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Tuesday, August 09, 2005

That Sixties Wall

There’s a long tradition in literature of using a small part of something to stand in for the whole. The rhetorical term for this is synecdoche.

Visual artists, for some reason, don’t use this representational strategy as often as writers do. Curators, however, use it all the time. One painting, for example, is used to stand in for the whole body of an artist’s work; a selection of photographs makes the case for a broad, general trend in the history of photography.

There’s a small show on view now at MoMA that (self-consciously or not, I don’t know) plays with the standard curatorial approach of selecting a very limited number of works to represent a historical movement. In the process, it highlights exactly how rich and deep the museum’s collection is.

Drawing from the Modern, 1945-1975 is the second part of a three-part show of drawings from MoMA’s permanent collection. Installed in three small galleries, the exhibition contains more excellent work than any show of this size has the right to.

What stunned me most about the show, though, was the last wall in the galleries. Seeing it was like watching a baseball team, up 11-0 in the ninth inning, bring in the star closer to finish off the game. “We’ve got it,” this wall seems to be saying, “and we’re going to flaunt it.” If the display wasn’t so fabulous, it could be called an act of hubris.

Eva Hesse, Untitled, 1966Rather than showcasing a few pieces, this wall has been hung with 30 drawings by 23 artists. All the works were completed between 1960 and 1970. The roster of artists included is a Who’s Who of minimalism and post-minimalism: Andre, Baer, Close, Darboven, Flavin, Hesse (represented by Untitled from 1966, at right), LeWitt, Mangold, Martin, Stella, Tuttle, Sandback, and others.

But that’s not all. There isn’t a weak piece in the 30 drawings included. Each is representative of that artist’s style from the decade of the 1960s. If a disaster were to wipe out Manhattan tomorrow and hundreds of years from now future archeologists were to unearth MoMA and find what’s hanging on this wall, they would have in these 30 small drawings a definitive history of an artistic movement that arose and permutated over the course of a decade.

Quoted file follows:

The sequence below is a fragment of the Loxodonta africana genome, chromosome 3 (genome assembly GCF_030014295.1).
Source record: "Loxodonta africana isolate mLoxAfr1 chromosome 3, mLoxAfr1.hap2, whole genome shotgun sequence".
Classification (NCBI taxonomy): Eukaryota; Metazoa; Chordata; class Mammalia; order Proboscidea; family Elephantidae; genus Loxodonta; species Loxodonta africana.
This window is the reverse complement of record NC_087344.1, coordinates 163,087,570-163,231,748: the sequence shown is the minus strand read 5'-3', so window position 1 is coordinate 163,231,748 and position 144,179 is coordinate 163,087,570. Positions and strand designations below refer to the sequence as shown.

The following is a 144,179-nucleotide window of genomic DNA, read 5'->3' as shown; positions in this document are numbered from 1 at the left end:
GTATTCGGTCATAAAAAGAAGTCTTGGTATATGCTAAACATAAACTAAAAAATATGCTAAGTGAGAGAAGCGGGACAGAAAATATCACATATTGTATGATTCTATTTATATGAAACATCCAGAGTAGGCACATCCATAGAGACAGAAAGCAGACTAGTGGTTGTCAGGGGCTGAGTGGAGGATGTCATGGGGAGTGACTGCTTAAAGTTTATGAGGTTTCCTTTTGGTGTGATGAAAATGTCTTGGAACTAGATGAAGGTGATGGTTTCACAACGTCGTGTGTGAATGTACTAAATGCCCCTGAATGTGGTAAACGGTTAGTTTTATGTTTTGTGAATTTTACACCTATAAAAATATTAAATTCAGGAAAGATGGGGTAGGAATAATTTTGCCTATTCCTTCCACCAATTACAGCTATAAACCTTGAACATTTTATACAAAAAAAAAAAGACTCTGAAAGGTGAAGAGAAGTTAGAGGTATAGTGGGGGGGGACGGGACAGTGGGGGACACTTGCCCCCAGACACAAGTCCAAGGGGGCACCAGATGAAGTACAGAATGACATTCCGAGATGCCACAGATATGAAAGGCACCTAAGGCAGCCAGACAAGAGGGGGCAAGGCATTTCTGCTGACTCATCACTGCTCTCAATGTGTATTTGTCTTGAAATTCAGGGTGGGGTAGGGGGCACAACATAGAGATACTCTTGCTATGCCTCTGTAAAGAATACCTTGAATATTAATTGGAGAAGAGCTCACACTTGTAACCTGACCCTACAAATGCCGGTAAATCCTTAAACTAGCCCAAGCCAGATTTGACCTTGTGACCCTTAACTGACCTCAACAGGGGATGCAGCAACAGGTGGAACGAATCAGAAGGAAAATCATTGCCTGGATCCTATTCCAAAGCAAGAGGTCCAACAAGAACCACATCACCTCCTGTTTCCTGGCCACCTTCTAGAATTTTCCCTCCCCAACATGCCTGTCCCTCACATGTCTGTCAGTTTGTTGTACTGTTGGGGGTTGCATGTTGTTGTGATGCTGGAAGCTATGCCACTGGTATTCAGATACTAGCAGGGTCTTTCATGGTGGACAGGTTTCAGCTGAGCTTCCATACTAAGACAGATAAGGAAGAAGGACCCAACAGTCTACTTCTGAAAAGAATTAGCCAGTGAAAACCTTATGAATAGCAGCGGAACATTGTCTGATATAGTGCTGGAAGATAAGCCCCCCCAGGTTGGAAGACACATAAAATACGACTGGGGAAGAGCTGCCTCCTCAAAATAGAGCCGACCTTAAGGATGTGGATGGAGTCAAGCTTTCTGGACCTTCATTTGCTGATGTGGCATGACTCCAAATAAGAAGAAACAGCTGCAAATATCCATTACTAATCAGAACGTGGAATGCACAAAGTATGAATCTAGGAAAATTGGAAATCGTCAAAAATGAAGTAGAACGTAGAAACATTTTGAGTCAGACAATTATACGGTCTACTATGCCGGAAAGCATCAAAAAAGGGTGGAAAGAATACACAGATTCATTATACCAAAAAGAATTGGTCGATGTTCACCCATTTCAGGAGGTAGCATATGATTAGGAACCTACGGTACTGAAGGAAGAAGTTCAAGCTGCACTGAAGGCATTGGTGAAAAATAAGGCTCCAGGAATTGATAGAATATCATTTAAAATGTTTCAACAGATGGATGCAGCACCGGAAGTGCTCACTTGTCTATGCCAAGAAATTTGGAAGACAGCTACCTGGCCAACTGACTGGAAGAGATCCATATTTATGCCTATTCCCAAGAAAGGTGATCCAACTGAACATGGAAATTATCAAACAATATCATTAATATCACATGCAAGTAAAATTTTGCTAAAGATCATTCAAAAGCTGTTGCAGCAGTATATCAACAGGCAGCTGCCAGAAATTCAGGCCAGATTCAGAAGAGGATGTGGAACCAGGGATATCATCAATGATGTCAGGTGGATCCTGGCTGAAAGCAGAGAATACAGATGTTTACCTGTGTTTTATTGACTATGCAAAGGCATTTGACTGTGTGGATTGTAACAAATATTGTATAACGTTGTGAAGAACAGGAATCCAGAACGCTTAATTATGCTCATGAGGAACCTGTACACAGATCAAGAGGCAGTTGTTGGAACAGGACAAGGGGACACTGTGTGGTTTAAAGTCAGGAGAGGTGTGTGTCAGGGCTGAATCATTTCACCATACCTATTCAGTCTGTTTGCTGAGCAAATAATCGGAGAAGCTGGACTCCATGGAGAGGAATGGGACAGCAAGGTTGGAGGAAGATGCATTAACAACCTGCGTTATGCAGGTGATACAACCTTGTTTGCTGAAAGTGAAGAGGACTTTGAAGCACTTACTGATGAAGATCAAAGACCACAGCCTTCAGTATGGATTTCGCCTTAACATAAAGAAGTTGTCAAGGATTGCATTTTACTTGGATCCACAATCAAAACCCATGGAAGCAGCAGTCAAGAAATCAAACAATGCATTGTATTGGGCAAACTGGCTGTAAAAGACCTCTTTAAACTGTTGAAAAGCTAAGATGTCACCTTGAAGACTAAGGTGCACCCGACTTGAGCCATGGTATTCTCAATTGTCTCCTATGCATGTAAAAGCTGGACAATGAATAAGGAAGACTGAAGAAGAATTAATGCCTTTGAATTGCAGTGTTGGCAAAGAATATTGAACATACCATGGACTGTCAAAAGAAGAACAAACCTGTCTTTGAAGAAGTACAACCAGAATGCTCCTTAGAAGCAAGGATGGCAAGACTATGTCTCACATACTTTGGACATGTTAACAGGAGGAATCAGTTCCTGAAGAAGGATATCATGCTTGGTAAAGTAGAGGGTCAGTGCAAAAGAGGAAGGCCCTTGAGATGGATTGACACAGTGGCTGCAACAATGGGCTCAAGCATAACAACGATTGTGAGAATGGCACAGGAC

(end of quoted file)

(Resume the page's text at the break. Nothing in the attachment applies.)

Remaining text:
The works on this wall tell the whole story of the era: the appearance of the grid, the reliance on repetition, the use of algorithm in place of traditional composition, the rise of concept, the eventual softening of the grid’s hard edges, and the application of the grid’s principles to other styles of working. It’s all there. This is especially interesting, remember, because most of these artists were either painters or sculptors. None are known primarily for their drawing.

That’s what makes this particular wall such a showstopper. Rather than needing to use a small selection (say two or three decent drawings) to represent the movement, MoMA’s curators were able to dive into the flat files and pull out enough really good work to make it feel like they have shown the whole movement and all its variations. There’s not the sense of a synecdoche at work here (although there has to be in any curated exhibition) because of the richness and depth of MoMA’s holdings.

It’s that richness and depth that makes curators at every other museum in the world jealous. MoMA’s definitely got it. Why shouldn’t they flaunt it once in a while?

Drawing from the Modern, 1945-1975 is on view at the Museum of Modern Art through August 29, 2005.



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